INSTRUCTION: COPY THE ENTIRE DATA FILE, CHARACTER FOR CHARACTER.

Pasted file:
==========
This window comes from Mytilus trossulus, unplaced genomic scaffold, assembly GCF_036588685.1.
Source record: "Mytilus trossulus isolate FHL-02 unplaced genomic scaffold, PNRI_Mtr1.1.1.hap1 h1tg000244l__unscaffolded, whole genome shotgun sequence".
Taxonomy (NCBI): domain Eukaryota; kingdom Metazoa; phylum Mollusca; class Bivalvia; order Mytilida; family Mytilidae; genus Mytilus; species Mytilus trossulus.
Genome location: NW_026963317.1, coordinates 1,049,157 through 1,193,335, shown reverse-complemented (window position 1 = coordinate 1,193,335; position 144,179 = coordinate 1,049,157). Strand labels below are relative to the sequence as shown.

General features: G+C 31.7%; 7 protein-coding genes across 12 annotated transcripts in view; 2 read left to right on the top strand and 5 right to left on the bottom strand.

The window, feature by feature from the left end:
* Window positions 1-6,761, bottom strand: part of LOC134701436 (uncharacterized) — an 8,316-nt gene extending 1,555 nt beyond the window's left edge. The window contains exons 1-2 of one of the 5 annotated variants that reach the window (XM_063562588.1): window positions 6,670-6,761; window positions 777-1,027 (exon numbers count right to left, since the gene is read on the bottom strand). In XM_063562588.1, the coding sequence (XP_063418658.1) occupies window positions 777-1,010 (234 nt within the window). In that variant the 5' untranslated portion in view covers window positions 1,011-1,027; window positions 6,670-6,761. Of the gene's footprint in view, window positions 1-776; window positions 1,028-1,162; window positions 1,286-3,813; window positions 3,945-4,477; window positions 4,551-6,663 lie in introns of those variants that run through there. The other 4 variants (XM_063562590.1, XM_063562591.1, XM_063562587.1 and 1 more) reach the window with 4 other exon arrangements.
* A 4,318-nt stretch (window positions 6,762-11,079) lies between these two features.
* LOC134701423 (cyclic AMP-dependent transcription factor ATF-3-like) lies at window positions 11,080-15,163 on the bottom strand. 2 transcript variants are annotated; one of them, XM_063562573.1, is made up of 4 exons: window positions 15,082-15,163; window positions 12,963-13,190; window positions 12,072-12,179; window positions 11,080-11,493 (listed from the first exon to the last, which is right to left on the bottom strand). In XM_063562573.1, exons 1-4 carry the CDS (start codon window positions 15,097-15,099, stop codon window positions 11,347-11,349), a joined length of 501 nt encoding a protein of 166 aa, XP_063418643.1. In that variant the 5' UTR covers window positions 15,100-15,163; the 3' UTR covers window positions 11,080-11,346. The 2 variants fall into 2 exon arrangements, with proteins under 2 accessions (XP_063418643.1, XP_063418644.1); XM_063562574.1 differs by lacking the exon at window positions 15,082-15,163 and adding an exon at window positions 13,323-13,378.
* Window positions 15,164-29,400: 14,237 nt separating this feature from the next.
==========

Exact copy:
This window comes from Mytilus trossulus, unplaced genomic scaffold, assembly GCF_036588685.1.
Source record: "Mytilus trossulus isolate FHL-02 unplaced genomic scaffold, PNRI_Mtr1.1.1.hap1 h1tg000244l__unscaffolded, whole genome shotgun sequence".
Taxonomy (NCBI): domain Eukaryota; kingdom Metazoa; phylum Mollusca; class Bivalvia; order Mytilida; family Mytilidae; genus Mytilus; species Mytilus trossulus.
Genome location: NW_026963317.1, coordinates 1,049,157 through 1,193,335, shown reverse-complemented (window position 1 = coordinate 1,193,335; position 144,179 = coordinate 1,049,157). Strand labels below are relative to the sequence as shown.

General features: G+C 31.7%; 7 protein-coding genes across 12 annotated transcripts in view; 2 read left to right on the top strand and 5 right to left on the bottom strand.

The window, feature by feature from the left end:
* Window positions 1-6,761, bottom strand: part of LOC134701436 (uncharacterized) — an 8,316-nt gene extending 1,555 nt beyond the window's left edge. The window contains exons 1-2 of one of the 5 annotated variants that reach the window (XM_063562588.1): window positions 6,670-6,761; window positions 777-1,027 (exon numbers count right to left, since the gene is read on the bottom strand). In XM_063562588.1, the coding sequence (XP_063418658.1) occupies window positions 777-1,010 (234 nt within the window). In that variant the 5' untranslated portion in view covers window positions 1,011-1,027; window positions 6,670-6,761. Of the gene's footprint in view, window positions 1-776; window positions 1,028-1,162; window positions 1,286-3,813; window positions 3,945-4,477; window positions 4,551-6,663 lie in introns of those variants that run through there. The other 4 variants (XM_063562590.1, XM_063562591.1, XM_063562587.1 and 1 more) reach the window with 4 other exon arrangements.
* A 4,318-nt stretch (window positions 6,762-11,079) lies between these two features.
* LOC134701423 (cyclic AMP-dependent transcription factor ATF-3-like) lies at window positions 11,080-15,163 on the bottom strand. 2 transcript variants are annotated; one of them, XM_063562573.1, is made up of 4 exons: window positions 15,082-15,163; window positions 12,963-13,190; window positions 12,072-12,179; window positions 11,080-11,493 (listed from the first exon to the last, which is right to left on the bottom strand). In XM_063562573.1, exons 1-4 carry the CDS (start codon window positions 15,097-15,099, stop codon window positions 11,347-11,349), a joined length of 501 nt encoding a protein of 166 aa, XP_063418643.1. In that variant the 5' UTR covers window positions 15,100-15,163; the 3' UTR covers window positions 11,080-11,346. The 2 variants fall into 2 exon arrangements, with proteins under 2 accessions (XP_063418643.1, XP_063418644.1); XM_063562574.1 differs by lacking the exon at window positions 15,082-15,163 and adding an exon at window positions 13,323-13,378.
* Window positions 15,164-29,400: 14,237 nt separating this feature from the next.